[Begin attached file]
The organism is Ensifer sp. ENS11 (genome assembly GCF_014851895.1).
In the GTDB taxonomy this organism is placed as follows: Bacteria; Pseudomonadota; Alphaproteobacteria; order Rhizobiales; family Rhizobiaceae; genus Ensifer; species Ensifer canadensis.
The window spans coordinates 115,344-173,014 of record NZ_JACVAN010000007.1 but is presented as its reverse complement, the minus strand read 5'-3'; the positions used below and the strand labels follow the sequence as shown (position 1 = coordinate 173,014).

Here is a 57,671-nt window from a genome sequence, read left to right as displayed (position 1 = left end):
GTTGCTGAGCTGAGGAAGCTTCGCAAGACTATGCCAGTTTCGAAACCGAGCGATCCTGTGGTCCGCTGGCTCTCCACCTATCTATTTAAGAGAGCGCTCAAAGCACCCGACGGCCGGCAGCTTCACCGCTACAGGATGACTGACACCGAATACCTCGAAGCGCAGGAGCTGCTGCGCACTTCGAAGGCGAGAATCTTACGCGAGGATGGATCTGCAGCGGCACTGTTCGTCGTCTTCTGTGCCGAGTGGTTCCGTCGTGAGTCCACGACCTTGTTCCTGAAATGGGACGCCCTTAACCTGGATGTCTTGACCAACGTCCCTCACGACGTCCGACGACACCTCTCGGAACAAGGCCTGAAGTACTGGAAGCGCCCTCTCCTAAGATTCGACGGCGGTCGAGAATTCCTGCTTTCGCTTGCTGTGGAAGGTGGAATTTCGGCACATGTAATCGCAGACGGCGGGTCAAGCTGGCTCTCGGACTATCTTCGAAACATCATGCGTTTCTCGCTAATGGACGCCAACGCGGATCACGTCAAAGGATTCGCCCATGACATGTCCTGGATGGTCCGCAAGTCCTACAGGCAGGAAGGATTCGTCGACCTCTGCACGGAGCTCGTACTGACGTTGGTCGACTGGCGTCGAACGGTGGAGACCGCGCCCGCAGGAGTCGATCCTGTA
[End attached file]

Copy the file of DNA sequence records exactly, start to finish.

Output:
The organism is Ensifer sp. ENS11 (genome assembly GCF_014851895.1).
In the GTDB taxonomy this organism is placed as follows: Bacteria; Pseudomonadota; Alphaproteobacteria; order Rhizobiales; family Rhizobiaceae; genus Ensifer; species Ensifer canadensis.
The window spans coordinates 115,344-173,014 of record NZ_JACVAN010000007.1 but is presented as its reverse complement, the minus strand read 5'-3'; the positions used below and the strand labels follow the sequence as shown (position 1 = coordinate 173,014).

Here is a 57,671-nt window from a genome sequence, read left to right as displayed (position 1 = left end):
GTTGCTGAGCTGAGGAAGCTTCGCAAGACTATGCCAGTTTCGAAACCGAGCGATCCTGTGGTCCGCTGGCTCTCCACCTATCTATTTAAGAGAGCGCTCAAAGCACCCGACGGCCGGCAGCTTCACCGCTACAGGATGACTGACACCGAATACCTCGAAGCGCAGGAGCTGCTGCGCACTTCGAAGGCGAGAATCTTACGCGAGGATGGATCTGCAGCGGCACTGTTCGTCGTCTTCTGTGCCGAGTGGTTCCGTCGTGAGTCCACGACCTTGTTCCTGAAATGGGACGCCCTTAACCTGGATGTCTTGACCAACGTCCCTCACGACGTCCGACGACACCTCTCGGAACAAGGCCTGAAGTACTGGAAGCGCCCTCTCCTAAGATTCGACGGCGGTCGAGAATTCCTGCTTTCGCTTGCTGTGGAAGGTGGAATTTCGGCACATGTAATCGCAGACGGCGGGTCAAGCTGGCTCTCGGACTATCTTCGAAACATCATGCGTTTCTCGCTAATGGACGCCAACGCGGATCACGTCAAAGGATTCGCCCATGACATGTCCTGGATGGTCCGCAAGTCCTACAGGCAGGAAGGATTCGTCGACCTCTGCACGGAGCTCGTACTGACGTTGGTCGACTGGCGTCGAACGGTGGAGACCGCGCCCGCAGGAGTCGATCCTGTA